Gendered leisure activity behavior among Norwegian adolescents across different socio-economic status groups
Peer reviewed, Journal article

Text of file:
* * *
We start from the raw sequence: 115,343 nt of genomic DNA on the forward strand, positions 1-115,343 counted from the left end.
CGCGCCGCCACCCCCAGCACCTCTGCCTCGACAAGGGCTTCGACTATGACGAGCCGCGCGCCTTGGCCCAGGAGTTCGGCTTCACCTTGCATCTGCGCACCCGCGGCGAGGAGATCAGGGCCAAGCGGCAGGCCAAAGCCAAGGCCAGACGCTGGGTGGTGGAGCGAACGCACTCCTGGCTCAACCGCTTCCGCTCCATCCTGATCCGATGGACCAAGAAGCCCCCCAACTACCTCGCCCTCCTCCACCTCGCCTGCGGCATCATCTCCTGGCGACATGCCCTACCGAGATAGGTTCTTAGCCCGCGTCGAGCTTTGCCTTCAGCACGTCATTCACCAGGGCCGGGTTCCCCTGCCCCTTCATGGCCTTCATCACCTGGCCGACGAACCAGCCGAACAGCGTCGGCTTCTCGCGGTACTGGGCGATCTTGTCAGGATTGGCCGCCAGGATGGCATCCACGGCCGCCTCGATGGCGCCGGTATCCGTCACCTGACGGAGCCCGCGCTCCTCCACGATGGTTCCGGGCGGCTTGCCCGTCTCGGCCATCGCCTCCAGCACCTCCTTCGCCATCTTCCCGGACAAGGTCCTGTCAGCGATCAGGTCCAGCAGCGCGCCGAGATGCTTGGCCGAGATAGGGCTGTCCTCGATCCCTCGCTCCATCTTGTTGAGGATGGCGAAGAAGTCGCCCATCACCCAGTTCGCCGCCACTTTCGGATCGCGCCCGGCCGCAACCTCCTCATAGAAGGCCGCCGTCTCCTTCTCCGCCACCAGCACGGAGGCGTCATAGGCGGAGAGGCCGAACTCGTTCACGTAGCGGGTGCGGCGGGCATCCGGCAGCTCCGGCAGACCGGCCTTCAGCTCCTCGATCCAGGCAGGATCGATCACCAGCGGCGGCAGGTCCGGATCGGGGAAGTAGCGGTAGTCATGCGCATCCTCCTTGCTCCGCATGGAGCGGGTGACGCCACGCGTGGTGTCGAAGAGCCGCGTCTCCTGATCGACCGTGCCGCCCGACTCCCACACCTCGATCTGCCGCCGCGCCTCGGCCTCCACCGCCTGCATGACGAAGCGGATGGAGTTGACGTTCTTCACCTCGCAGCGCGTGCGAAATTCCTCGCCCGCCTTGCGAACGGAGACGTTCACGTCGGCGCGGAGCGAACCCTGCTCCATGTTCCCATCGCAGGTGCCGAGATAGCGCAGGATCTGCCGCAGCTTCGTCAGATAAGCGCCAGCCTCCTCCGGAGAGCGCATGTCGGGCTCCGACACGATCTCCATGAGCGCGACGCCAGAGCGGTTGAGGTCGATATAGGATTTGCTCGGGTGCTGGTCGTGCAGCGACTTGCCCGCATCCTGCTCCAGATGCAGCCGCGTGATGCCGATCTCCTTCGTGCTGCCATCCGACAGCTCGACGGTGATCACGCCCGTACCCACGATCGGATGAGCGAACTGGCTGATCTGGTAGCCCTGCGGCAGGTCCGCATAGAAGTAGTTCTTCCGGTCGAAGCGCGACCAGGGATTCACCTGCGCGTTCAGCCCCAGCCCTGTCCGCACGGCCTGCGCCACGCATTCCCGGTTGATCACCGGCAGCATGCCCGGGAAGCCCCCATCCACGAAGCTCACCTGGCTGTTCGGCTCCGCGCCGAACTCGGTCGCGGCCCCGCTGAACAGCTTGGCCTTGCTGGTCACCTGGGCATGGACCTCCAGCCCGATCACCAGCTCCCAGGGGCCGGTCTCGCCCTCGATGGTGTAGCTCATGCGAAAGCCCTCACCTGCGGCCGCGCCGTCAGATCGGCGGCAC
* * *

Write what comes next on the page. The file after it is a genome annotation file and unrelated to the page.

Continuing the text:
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The present paper explores gendered behavior based on participation patterns of leisure activities among adolescents across socio-economic status (SES) groups, aiming to increase knowledge and understanding of how gender socialization processes are expressed through boys’ and girls’ participation in leisure activities. Furthermore, the aim is to investigate whether such gendered behavior is associated with general levels of participation, and if there may be differences between low, middle, and high SES groups. The study used Norwegian nationally representative data of 15- and 16-year-olds from the World Health Organization's cross-sectional survey, Health Behaviour in School-aged Children 2005/06 (n = 3,273). Logistic regression analysis and propensity scores showed that adolescent boys and girls had clear gendered behavior patterns based on leisure activity participation in 27 different activities, and that boys and girls had about equal distributions on what was classified as typical (“boyish” or “girlish”), atypical, and neutral gender behavior. Furthermore, gendered behavior was correlated with higher levels of participation for both sexes, and it was more or less similar for boys and girls and for different socio-economic status groups. However, when investigating differences in distributions between SES groups, high SES girls were found to have a significantly higher prevalence of both “boyish” and “girlish” activity behavior, but less “gender-neutral” compared with girls in medium and low SES groups. There were no such differences for boys.